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DIFF podcast: Neurodiversity needs to be embraced more in D&I – Morley

  • 18/06/2024
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DIFF podcast: Neurodiversity needs to be embraced more in D&I – Morley
Neurodiversity needs to be embraced more in the diversity and inclusion (D&I) movement, Metro Bank’s Charles Morley said.

Appearing on the Diversity and Inclusivity Finance Forum’s (DIFF’s) podcast for June, the bank’s director of distribution said he and fellow guest Adrian Vickery, head of operational support at Knight Frank Finance, were both “incredibly lucky” to have employers who understood the challenges they faced as parents caring for neurodiverse children. 

Morley has two children, Ellen and Harry. Harry was ill as a baby and had the majority of his right lung removed when he was still very young. When he was five, he was diagnosed with autism, and he is unlikely to ever live independently. 

Vickery’s daughter Tilly has auditory processing disorder (APD), and his son Charlie has attention deficit hyperactivity disorder (ADHD). Tilly was diagnosed as a child, while Charlie’s diagnosis came when he was 16. 

Morley said neurodiversity tended to be the “lesser part of the D&I movement. It’s the bit [of D&I] that hasn’t got the impetus that others do have.” 

He said there had been progress with physical disabilities, particularly since the Paralympics, but said there was still a way to go with learning difficulties. 

“We need to embrace it more than we currently do,” Morley said. 

Vickery said this should start in schools, as ADHD kids are often seen as naughty.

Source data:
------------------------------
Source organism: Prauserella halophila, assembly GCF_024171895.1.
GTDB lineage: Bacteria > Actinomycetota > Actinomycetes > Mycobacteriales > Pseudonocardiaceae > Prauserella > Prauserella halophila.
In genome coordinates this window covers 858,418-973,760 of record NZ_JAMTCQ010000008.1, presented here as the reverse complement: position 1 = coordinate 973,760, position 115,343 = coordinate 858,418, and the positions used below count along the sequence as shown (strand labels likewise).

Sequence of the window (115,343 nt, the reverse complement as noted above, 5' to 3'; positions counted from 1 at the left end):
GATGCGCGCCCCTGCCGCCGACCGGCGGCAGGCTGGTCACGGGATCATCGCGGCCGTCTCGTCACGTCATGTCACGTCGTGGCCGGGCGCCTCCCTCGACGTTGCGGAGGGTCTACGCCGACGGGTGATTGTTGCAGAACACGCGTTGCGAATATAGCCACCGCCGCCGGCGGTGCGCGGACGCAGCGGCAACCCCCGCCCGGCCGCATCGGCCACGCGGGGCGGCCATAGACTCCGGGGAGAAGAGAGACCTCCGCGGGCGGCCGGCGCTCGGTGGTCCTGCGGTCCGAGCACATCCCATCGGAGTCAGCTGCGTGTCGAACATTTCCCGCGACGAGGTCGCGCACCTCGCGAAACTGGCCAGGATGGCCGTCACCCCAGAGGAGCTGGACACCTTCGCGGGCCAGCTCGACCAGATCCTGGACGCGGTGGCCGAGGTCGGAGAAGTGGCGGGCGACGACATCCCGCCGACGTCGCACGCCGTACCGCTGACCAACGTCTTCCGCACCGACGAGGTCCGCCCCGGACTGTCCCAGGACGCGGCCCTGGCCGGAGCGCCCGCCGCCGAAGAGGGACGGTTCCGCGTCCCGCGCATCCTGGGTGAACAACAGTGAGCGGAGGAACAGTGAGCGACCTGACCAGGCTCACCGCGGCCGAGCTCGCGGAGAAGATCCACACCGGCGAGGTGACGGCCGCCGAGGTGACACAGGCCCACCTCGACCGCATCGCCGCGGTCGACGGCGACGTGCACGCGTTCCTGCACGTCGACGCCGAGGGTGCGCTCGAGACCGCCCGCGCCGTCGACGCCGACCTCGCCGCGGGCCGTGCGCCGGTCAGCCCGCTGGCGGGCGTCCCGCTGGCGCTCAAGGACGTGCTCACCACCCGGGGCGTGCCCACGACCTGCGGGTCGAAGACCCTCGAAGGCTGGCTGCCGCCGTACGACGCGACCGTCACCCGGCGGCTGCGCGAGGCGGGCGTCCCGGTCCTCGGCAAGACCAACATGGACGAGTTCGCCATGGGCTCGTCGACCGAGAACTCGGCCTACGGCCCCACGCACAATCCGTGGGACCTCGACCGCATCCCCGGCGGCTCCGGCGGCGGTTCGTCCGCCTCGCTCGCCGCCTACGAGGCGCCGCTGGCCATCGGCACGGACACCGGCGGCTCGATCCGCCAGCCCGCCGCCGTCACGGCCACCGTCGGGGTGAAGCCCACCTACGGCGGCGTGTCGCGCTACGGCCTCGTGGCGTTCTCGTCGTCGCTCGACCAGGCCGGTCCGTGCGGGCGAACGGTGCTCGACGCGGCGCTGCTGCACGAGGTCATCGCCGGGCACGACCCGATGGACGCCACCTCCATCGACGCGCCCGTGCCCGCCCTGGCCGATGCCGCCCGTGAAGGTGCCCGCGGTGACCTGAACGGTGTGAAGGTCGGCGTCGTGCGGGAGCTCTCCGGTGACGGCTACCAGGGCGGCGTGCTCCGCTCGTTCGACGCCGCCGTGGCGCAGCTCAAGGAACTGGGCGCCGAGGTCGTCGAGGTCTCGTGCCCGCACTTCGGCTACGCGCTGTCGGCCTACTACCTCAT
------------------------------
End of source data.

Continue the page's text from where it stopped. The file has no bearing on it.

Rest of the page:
“It’s very difficult because some of them are invisible. And when it is an invisible disability, how do you know what they are? Is that person just being disruptive, or do they have an issue? You’re scared to ask, but you don’t want to offend,” he added. 


Being open about family circumstances 

Morley and Vickery both said their workplaces had always been supportive, but Vickery said the challenge he had with being open about his family life was internal. 

He added: “Over the years, I’ve grown with it, it’s okay to talk about it. I’ve become more vocal around, Charlie’s got ADHD and APD… and all of those, and just be open about it with people and not be afraid.” 

Vickery said it was also important to inform people of the challenges of dealing with someone who is vulnerable. 

Morley said he had to be upfront early on because his son was poorly as a baby. When Harry was diagnosed with autism when he was older, Morley was “just very open about it”. 

He said this was because he initially did not know how to cope with it, then went on a journey of discovery, and he learnt more from having a child with learning difficulties than anything else. 

Morley said being open about it did not harm his career, but possibly “did the complete opposite”. 

He added: “I think people saw a side of my nature they had never seen before. They all saw someone who was ambitious, loved to be on stage, loved to present… then all of a sudden, they saw a different side of my nature.